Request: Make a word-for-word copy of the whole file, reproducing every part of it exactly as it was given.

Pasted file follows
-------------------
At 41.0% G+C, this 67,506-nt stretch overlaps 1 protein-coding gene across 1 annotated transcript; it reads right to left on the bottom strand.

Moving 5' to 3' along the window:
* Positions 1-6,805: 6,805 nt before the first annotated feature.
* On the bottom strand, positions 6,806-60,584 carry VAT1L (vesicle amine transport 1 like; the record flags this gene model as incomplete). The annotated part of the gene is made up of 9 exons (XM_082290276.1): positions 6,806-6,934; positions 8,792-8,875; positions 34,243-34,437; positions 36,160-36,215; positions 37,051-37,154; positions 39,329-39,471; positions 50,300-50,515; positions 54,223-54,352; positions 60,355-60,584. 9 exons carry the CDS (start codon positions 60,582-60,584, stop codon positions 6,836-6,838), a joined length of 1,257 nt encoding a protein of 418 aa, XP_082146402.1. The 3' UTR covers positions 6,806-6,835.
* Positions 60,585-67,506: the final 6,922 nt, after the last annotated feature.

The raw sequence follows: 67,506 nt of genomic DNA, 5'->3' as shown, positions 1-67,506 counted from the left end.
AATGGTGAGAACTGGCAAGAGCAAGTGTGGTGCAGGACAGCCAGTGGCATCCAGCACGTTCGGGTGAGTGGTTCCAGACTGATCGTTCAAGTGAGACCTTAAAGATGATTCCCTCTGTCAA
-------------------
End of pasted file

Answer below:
At 41.0% G+C, this 67,506-nt stretch overlaps 1 protein-coding gene across 1 annotated transcript; it reads right to left on the bottom strand.

Moving 5' to 3' along the window:
* Positions 1-6,805: 6,805 nt before the first annotated feature.
* On the bottom strand, positions 6,806-60,584 carry VAT1L (vesicle amine transport 1 like; the record flags this gene model as incomplete). The annotated part of the gene is made up of 9 exons (XM_082290276.1): positions 6,806-6,934; positions 8,792-8,875; positions 34,243-34,437; positions 36,160-36,215; positions 37,051-37,154; positions 39,329-39,471; positions 50,300-50,515; positions 54,223-54,352; positions 60,355-60,584. 9 exons carry the CDS (start codon positions 60,582-60,584, stop codon positions 6,836-6,838), a joined length of 1,257 nt encoding a protein of 418 aa, XP_082146402.1. The 3' UTR covers positions 6,806-6,835.
* Positions 60,585-67,506: the final 6,922 nt, after the last annotated feature.

The raw sequence follows: 67,506 nt of genomic DNA, 5'->3' as shown, positions 1-67,506 counted from the left end.
AATGGTGAGAACTGGCAAGAGCAAGTGTGGTGCAGGACAGCCAGTGGCATCCAGCACGTTCGGGTGAGTGGTTCCAGACTGATCGTTCAAGTGAGACCTTAAAGATGATTCCCTCTGTCAA